Publishers Weekly
PW called this tale of a hopeful young ballet dancer who complains of her too-big feet and too-long legs "inspirational," adding that "Nelson depicts the heroine with a grace that belies her self-image." Ages 4-8. (Dec.) Copyright 2003 Reed Business Information.
Children's Literature
In this story with similarities to Mary Hoffman's Amazing Grace, Sassy dreams of becoming a great dancer. She is, however, afraid that she will never succeed because she is so tall and her feet are so large. Her name, Sassy, fits perfectly, her mother says, but Sassy doesn't mind. She practices her dancing with fervor and takes (and gives) teasing from her brother and his friends. At last her big chance comes¾she auditions for a spot in a summer training school and a performance in Washington, D.C. Here she finally finds a dance partner who is taller. Allen's story and Nelson's expressive, realistic oil paintings bring the saucy Sassy to life and present her as an inspiration for children to persevere to achieve success. Nelson's first painting of Sassy as a young girl is priceless. The reader cannot help but like her and root for her as she pursues her dream. This book, together with Amazing Grace, will give children the encouragement to develop self-confidence and never give up on a dream. Every collection of children's literature should have this wonderful, multicultural book. 2000, Dial Books for Young Readers, $16.99. Ages 7 to 9. Reviewer: J. B. Petty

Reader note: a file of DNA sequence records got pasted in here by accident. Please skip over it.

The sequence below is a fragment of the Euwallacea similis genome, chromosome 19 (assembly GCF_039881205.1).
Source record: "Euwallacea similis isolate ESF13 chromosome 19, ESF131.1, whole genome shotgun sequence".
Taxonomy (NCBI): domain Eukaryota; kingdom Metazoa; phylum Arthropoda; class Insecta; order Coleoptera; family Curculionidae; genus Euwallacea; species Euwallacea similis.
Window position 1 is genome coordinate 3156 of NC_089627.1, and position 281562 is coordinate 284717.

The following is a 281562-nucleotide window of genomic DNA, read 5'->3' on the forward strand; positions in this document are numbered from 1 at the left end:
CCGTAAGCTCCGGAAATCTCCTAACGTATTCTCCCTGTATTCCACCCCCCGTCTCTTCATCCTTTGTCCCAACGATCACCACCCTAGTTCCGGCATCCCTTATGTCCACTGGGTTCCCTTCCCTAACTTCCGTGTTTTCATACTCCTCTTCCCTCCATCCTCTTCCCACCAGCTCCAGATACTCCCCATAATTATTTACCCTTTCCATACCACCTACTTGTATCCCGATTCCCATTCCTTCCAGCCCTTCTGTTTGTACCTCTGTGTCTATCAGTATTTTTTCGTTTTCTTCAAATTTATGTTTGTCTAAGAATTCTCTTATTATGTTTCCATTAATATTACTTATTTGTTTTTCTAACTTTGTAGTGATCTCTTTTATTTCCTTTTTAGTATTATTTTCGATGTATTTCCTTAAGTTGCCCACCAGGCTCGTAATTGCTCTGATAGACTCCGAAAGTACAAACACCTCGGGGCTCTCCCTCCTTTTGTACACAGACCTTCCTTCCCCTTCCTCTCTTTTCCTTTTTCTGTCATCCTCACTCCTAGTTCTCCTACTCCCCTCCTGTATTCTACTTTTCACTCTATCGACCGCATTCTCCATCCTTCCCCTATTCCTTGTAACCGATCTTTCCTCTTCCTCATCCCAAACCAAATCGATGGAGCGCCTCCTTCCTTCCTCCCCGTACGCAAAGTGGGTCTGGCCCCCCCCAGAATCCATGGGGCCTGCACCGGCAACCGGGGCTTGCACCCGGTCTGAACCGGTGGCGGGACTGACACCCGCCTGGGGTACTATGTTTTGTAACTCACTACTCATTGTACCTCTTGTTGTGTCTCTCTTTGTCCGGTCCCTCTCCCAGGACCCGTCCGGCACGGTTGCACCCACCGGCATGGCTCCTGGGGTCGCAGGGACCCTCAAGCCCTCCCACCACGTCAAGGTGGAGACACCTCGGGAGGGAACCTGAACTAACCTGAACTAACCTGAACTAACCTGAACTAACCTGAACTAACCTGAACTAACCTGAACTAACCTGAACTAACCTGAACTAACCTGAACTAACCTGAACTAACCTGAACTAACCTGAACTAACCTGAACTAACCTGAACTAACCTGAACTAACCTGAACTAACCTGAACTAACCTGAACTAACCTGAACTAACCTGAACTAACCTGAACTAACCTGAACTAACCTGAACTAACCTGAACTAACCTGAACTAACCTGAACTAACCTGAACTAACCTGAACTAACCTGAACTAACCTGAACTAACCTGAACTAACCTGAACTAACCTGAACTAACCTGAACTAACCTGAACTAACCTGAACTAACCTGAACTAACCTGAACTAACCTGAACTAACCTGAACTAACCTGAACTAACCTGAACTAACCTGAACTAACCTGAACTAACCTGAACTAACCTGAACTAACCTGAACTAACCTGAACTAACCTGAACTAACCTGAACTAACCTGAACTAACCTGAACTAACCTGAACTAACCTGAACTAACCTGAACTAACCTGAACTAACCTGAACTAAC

School Library Journal
K-Gr 2-This charming picture book focuses on the world of ballet classes, and children's cruelty toward those who are different. Sassy loves to dance but she is tall, gangly, and has really big feet. Her desire to perform is her strongest asset. When she soars through the air in a giant leap, she feels like she can do anything. Sassy does indeed live up to her name. This African-American child is fresh, she is innovative-she wears a bright yellow leotard to stand out in the crowd-and she is determined. The story is sure to build self-esteem in those readers who can empathize with Sassy and they'll cheer when she takes center stage in a dance festival in the nation's capital. Nelson's artwork conveys Sassy's spirit and captures well the expressions of her smug, mocking classmates. A great read-aloud.-Kay Bowes, Concord Pike Library, Wilmington, DE Copyright 2000 Cahners Business Information.|
Kirkus Reviews